On March 5, the Israeli prime minister Naftali Bennett traveled to Russia, where he had a several-hours-long meeting with Vladimir Putin. That the trip took place on Shabbat—Bennett is an Orthodox Jews—stressed its significance. Some criticized Jerusalem for making an apparent overture to the Kremlin just two weeks after it launched its massive military offensive into Ukraine, but it later became clear that Volodymyr Zelensky had himself requested Israeli mediation. Based on a series of interviews, Moav Vardi explains the strategic logic behind this carefully planned diplomatic initiative:
Any negotiation between Russia and Ukraine is, in essence, a negotiation between Russia and the United States. . . . Major Western leaders like France’s President Emmanuel Macron and Germany’s Chancellor Olaf Scholz, who met with Putin at the Kremlin in the days before the war, were not seen by Russia as potential mediators, but as parties adverse in interests.
Before [Bennett embarked] on this mission, it was imperative that key Western leaders bless [the] initiative. And they did. His meeting with Putin was coordinated with the U.S., France, and Germany before he even took off for Moscow.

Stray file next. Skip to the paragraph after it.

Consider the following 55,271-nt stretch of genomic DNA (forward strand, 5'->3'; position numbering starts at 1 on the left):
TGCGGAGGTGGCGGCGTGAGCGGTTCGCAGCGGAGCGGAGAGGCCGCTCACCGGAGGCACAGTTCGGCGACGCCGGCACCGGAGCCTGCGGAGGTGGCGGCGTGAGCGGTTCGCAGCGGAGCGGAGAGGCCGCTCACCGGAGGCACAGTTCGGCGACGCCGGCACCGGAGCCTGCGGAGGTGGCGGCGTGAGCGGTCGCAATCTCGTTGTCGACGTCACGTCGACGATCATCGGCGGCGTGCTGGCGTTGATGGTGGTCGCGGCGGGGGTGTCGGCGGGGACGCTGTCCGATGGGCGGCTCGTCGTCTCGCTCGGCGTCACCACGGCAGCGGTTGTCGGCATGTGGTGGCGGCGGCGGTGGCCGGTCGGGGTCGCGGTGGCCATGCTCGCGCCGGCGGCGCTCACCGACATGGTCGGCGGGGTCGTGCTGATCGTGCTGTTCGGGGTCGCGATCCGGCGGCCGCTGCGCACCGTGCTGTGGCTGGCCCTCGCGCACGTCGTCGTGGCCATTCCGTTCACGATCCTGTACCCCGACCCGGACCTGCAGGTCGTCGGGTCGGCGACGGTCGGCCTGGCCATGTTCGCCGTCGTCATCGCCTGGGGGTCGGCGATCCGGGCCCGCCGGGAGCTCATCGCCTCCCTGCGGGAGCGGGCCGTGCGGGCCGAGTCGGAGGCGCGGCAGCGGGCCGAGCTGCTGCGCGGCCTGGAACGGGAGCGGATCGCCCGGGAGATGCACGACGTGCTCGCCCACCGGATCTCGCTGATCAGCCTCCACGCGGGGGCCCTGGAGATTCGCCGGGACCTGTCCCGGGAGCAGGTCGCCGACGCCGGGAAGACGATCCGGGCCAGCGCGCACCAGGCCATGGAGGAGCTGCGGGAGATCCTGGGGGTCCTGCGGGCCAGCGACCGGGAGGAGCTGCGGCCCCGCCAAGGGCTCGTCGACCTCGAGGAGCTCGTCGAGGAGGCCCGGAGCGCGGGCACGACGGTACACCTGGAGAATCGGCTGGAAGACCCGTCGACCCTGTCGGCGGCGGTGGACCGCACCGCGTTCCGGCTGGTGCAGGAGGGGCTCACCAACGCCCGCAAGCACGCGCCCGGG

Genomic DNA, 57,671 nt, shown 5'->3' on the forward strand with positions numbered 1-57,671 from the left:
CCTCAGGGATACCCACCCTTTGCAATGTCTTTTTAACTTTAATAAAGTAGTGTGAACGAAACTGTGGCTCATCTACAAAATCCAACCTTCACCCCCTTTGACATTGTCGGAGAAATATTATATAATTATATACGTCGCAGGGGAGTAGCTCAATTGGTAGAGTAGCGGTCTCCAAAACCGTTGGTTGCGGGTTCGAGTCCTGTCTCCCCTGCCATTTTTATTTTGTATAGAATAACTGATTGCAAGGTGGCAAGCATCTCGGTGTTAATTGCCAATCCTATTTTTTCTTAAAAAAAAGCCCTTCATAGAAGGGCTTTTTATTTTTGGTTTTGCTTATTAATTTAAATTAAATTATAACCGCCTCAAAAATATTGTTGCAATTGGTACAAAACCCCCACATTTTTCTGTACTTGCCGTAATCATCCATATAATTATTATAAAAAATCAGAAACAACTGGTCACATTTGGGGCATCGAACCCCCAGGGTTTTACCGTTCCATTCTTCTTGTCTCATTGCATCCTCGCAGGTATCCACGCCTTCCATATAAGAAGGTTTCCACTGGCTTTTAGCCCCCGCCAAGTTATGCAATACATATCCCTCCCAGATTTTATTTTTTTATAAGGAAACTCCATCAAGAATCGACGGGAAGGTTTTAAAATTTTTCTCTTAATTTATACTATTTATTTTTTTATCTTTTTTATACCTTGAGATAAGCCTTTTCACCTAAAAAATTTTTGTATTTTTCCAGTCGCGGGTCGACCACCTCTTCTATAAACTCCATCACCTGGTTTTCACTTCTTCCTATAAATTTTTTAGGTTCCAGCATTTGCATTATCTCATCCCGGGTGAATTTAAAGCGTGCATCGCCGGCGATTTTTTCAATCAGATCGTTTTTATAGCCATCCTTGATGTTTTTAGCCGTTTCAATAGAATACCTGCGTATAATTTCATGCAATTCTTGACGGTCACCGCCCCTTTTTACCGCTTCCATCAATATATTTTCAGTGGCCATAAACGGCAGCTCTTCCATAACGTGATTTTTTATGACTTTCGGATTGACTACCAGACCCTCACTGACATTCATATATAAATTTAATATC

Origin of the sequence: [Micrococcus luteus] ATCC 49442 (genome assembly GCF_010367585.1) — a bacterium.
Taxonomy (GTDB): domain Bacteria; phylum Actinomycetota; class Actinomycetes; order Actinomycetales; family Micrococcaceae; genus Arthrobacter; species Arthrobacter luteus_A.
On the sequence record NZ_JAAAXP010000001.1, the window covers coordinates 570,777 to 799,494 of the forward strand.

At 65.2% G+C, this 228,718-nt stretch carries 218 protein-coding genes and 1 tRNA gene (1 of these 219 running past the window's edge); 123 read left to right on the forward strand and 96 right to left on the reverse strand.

At the time that Bennett intervened, the Russians and Ukrainians had already been at the negotiating table in Belarus for five days. But there was a hitch. Those negotiations were revealed to be a bit of a charade. The Russian representatives feared Putin and were unwilling to suggest anything that diverged from Moscow’s official line. To do so meant risking being accused by “the state” of weakness and endangering Russian interests.
For the same reasons, Putin’s emissaries did not transmit Ukrainian positions to their boss, fearing his reaction upon hearing them. The only way to have a real exchange of views was through a direct conversation between a Western leader and Putin. Enter Naftali Bennett.